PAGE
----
ASIA/KAZAKHSTAN – Dialogue is a form of life, control of religions, a necessity of the state
Astana – “Kazakhstan comes from a tradition of peaceful coexistence. If active politics of control of religion are being carried out today, it is because of the fears of instigators who often come from abroad, who finance the construction of large Islamic mosques. We recall, for example, that part of the capital Astana was built by the Bin Laden family. For a question of apparent fairness, therefore, the Kazakh government also controls all other religions”. This is what Don Edoardo Canetta reports to Agenzia Fides, who for many years was a missionary in Kazakhstan, and also Apostolic Vicar for Central Asia and a professor at the Islamic University of Almaty, the National Eurasian University of Astana and Kazakh’s Diplomatic Academy. Don Canetta, now a priest of the diocese of Milan and a professor at Ambrosiana University, explains to Fides how in the largest state of the Central Asian region “a law where no religious function can be celebrated with the exception of some places agreed with the state was approved already in 2011: for example, one cannot organize processions or liturgies outside the church territory. In addition, cameras have been installed at various places of worship because, in the event of an attack or violence, it is possible to identify the perpetrators”.
This tendency, according to Don Canetta, is a step backwards: after the achievement of independence in 1991, in fact, professing a faith had “become fashionable” in reaction to the persecutions of the communist regime which imposed atheism. Now as then, however, religious belonging is a minor aspect compared to the ethnic element: “the results of the first census of the Kazakh Republic, carried out in 1995, four years after independence were explicative, in this sense. With regards to religion, 70% of the population claimed they did not believe in God; at the same time, 50% professed the Muslim faith. In Kazakhstan, an atheist but of Russian origin, feels he formally belongs to the Orthodox Church; if he is Kazakh he defines himself as a Muslim, if he is German or Polish he is also Catholic and so on”.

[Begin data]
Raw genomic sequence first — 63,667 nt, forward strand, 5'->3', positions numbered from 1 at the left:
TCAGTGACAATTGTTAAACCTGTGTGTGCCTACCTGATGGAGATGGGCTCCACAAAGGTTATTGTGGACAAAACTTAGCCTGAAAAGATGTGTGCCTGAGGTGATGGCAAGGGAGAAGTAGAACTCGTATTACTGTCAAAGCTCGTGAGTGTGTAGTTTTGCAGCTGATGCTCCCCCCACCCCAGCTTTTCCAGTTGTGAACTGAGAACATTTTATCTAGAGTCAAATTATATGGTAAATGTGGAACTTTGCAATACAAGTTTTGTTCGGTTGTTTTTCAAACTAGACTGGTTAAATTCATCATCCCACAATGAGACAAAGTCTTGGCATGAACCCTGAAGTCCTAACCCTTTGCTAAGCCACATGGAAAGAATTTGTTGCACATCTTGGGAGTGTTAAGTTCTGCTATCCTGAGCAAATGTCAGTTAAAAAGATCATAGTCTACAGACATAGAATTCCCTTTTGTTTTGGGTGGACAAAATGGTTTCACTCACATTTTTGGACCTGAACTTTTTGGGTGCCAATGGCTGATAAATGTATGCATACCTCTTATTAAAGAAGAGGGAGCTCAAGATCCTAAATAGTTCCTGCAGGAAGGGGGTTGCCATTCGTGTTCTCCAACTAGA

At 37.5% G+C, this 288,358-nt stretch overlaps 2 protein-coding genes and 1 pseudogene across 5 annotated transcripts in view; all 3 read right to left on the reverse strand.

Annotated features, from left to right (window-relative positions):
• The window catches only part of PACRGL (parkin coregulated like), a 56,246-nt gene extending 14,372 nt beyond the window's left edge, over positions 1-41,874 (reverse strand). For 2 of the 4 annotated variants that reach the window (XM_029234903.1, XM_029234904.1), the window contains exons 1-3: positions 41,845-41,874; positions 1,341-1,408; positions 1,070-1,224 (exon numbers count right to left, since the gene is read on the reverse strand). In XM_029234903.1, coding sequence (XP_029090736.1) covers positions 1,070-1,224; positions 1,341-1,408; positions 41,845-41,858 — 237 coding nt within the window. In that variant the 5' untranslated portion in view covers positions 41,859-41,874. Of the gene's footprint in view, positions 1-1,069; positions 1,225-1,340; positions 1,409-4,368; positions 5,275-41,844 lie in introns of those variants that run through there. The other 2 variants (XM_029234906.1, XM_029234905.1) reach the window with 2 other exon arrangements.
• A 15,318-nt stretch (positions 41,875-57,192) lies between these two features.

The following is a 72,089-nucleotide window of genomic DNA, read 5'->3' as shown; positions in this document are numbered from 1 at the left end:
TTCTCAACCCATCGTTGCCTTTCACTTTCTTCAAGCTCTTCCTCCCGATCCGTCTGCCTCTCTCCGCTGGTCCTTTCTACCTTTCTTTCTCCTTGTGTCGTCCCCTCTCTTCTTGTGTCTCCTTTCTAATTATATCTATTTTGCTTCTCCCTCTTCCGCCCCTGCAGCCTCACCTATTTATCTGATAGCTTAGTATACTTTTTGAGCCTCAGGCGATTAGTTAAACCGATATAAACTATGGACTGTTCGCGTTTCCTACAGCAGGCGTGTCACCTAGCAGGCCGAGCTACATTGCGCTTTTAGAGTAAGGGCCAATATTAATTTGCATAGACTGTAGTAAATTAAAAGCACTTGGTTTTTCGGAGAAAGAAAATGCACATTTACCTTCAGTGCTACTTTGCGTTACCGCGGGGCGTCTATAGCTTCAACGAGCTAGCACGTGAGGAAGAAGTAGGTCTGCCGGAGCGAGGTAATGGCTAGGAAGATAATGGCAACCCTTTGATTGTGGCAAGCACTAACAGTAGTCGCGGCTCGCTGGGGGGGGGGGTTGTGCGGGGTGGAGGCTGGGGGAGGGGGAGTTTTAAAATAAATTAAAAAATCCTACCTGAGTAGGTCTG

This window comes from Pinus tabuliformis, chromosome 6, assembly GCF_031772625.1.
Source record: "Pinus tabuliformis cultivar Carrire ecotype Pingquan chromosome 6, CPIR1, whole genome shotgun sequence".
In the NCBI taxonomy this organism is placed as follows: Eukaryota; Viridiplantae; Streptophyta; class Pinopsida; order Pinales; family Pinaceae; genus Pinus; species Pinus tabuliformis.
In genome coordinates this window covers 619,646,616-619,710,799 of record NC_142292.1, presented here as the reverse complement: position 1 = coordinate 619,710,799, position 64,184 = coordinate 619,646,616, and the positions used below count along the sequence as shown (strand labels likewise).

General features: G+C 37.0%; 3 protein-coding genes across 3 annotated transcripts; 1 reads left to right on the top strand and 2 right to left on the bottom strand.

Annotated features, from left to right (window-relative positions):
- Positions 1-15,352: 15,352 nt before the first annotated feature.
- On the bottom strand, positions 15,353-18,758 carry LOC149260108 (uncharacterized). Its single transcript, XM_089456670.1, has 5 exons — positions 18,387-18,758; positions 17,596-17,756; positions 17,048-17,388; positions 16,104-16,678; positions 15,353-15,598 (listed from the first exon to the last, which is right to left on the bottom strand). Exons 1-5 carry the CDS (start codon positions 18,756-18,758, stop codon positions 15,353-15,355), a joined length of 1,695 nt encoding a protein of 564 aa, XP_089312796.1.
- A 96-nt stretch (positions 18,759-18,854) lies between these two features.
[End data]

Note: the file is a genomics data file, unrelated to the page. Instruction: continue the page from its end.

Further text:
In this interweaving of ethnicities and religions, he says, “coexistence has always been absolutely peaceful. I was Vicar General of all Central Asia for five years and when I went to open a new parish, it was often the country’s mullah who hosted me. “On the other hand, Kazakh Islam comes from a moderate tradition: originally rejected by the nomads in the area, it was accepted only at the end of 1300, thanks to the mediation of Ahmed Hadgi Jassavy, great Sufi master of Turkestan. This led to the spread of a Muslim religion based, for example, on prayers in Kazakh language or on a cult of non-Islamic deaths.
Even the civil and criminal code moves away from the sharia because it provides, among other things, the possibility of baptism or substitution of jail and death penalty with a series of mediations”.
“When the Soviet Union fell”, the priest said, “the preachers from Saudi Arabia arrived and claimed that this was not true Islam. That is why there is today a debate between those who support the Kazakh tradition and the so-called ‘fundamentalists’. Of course, however, when it comes to Islamic fundamentalism, one must absolutely distinguish it from terrorism: it is the latter phenomenon that worries the state. In fact, just like in European countries, there are several foreign fighters in Central Asia as well”. This is confirmed by the birth date of the authors of recent attacks: the last in order of time is Sayfullo Saipov, the Uzbek who hit New York last October 31. The attackers of Stockholm and Istanbul also came from Central Asia, as well as one of the child killers in the video released by ISIS in August 2016.